Feds deny wrongdoing in Cowlitz casino decision

Feds offer official response to lawsuit, setting stage for a legal fight with national relevance

By Stephanie Rice, Columbian Vancouver city government reporter

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In a response to a Jan. 31 lawsuit by Clark County and others, the federal government has denied any wrongdoing in its decision to allow the Cowlitz Indian Tribe to establish a reservation and build a casino near La Center.

Assistant U.S. Attorney General Ignacia S. Moreno filed the response June 10 in U.S. District Court in Washington, D.C. The 19-page response was a point-by-point denial of all allegations, setting the stage for a legal fight that may set a national precedent.

The challenge has taken a special significance after the Obama administration chose to make the Cowlitz land trust case a test case of a 2009 ruling by the U.S. Supreme Court.

In that ruling, known as Carcieri, the high court said the government can only put land into trust for tribes that were under federal jurisdiction in 1934.

In saying the Cowlitz could establish a reservation, Assistant Secretary for Indian Affairs Larry Echo Hawk addressed Carcieri at some length in his December decision.

“For purposes of our decision here, I need not reach the question of the precise meaning of ‘recognized Indian tribe,’ as used in the (Indian Reorganization Act,) nor need I ascertain whether the Cowlitz Tribe was recognized by the federal government in the formal sense in 1934, in order to determine whether land may be acquired in trust for the Cowlitz Tribe,” Echo Hawk wrote in his ruling.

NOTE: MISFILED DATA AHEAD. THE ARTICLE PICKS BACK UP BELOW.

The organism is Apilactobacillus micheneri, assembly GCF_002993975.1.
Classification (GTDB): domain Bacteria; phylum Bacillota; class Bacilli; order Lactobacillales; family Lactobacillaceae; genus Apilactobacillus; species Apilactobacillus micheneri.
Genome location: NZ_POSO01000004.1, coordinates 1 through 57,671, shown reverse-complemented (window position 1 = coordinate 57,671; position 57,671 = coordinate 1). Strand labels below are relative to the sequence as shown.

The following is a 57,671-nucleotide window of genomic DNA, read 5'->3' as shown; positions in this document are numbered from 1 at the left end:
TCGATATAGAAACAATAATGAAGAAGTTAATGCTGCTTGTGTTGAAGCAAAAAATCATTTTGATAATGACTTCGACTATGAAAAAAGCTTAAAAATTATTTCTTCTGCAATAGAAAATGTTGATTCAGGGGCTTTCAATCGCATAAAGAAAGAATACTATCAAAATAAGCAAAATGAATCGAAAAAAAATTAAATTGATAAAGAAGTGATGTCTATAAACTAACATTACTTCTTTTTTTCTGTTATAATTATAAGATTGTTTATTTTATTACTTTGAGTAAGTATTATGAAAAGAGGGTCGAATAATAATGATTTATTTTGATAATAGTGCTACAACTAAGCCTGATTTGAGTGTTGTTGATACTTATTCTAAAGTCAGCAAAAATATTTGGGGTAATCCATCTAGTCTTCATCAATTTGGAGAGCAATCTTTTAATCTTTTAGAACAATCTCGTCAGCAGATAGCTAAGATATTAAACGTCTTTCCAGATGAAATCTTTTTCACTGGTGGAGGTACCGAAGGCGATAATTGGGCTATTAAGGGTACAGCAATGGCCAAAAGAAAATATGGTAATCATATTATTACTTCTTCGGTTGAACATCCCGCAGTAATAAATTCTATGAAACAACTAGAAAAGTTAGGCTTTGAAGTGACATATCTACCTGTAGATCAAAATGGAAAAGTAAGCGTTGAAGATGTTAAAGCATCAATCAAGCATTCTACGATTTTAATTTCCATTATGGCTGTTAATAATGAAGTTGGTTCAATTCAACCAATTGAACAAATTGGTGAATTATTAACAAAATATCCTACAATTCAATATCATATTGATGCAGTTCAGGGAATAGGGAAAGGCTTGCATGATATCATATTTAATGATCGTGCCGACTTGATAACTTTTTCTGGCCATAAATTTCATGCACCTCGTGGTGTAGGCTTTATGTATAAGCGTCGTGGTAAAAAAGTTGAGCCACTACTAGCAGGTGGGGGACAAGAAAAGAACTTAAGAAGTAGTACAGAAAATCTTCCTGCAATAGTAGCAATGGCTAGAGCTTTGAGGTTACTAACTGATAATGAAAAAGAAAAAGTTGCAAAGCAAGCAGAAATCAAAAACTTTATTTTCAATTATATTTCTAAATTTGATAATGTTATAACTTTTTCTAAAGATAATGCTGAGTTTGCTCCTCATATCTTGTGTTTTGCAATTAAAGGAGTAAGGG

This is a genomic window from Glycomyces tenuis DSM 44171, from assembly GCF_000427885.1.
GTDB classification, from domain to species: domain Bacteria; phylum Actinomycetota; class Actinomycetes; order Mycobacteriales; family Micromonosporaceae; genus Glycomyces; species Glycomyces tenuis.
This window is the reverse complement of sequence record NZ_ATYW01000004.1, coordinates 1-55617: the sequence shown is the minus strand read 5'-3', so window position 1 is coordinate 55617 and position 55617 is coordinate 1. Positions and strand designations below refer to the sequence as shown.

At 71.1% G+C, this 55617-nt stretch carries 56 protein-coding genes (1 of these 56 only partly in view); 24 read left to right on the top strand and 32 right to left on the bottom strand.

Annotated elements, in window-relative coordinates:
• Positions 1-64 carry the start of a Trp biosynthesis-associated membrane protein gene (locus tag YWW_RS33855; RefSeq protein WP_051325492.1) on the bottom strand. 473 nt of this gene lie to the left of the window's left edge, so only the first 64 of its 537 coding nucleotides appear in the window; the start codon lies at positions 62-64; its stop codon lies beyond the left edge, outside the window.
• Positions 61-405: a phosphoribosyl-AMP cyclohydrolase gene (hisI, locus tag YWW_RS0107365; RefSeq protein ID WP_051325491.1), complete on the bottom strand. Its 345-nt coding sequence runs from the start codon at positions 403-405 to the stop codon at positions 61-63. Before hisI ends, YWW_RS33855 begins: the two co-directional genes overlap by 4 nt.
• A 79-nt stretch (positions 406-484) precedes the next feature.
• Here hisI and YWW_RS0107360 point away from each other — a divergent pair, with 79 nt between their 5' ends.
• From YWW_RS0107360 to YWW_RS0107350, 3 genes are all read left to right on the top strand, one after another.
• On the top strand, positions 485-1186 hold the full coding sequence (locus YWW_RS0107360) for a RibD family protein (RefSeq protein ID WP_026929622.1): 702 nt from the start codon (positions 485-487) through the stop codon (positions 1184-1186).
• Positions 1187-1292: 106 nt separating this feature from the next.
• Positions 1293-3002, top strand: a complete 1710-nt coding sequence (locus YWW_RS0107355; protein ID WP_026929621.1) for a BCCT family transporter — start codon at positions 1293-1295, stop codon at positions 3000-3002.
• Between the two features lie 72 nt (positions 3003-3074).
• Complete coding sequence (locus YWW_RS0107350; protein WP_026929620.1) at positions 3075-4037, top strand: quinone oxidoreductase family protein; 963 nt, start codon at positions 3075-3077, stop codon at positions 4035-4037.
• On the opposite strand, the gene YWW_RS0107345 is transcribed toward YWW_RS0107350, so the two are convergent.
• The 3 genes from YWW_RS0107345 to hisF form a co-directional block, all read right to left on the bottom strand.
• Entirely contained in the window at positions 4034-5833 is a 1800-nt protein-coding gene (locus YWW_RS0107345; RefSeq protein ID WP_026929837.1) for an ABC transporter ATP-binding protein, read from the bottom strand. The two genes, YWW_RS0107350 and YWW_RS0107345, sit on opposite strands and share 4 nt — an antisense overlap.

The Cowlitz were federally recognized in 2000; that ruling was challenged and reaffirmed in 2002.

“The Cowlitz Tribe’s federal acknowledgment in 2002, therefore, satisfies the IRA’s requirement that the tribe be ‘recognized,’” Echo Hawk wrote.

Joining Clark County in the challenge of Echo Hawk’s decision: the city of Vancouver; nearby property owners Al Alexanderson and Greg and Susan Gilbert; Dragonslayer Inc. and Michels Development, operators of the four La Center cardrooms; and Citizens Against Reservation Shopping, a group which includes Scott Campbell, publisher of The Columbian.

The plaintiffs also argue, and the defendants deny, that the current plans have inadequate mitigation for stormwater, traffic, light and noise issues.

Assistant Vancouver City Attorney Brent Boger said Tuesday that the next step in the case will be to set a schedule for filing briefs.

The defendants are the U.S. Department of the Interior, the Bureau of Indian Affairs and the National Indian Gaming Commission.

Earlier this year, Cowlitz Tribal Chairman William Iyall said the legal challenge was not a surprise and other landless tribes will be watching to see what happens.

The plans for the Cowlitz reservation, which would be west of the Interstate 5 interchange in La Center, call for a two-story casino with 3,000 slot machines, 135 gaming tables, 20 poker tables and a 250-room hotel, plus an RV park, 10 restaurants and retail shops.

But that $510-million complex was proposed before the economy tanked, and the Connecticut-based Mohegan Tribal Gaming Authority, which partnered with Cowlitz tribal member and real estate developer David Barnett of Seattle to operate the casino, has been struggling.

Last month, Moody’s Investors Service again downgraded the gaming authority’s credit rating, saying they are at substantial risk for default.

Stephanie Rice: 360-735-4508 or stephanie.rice@columbian.com.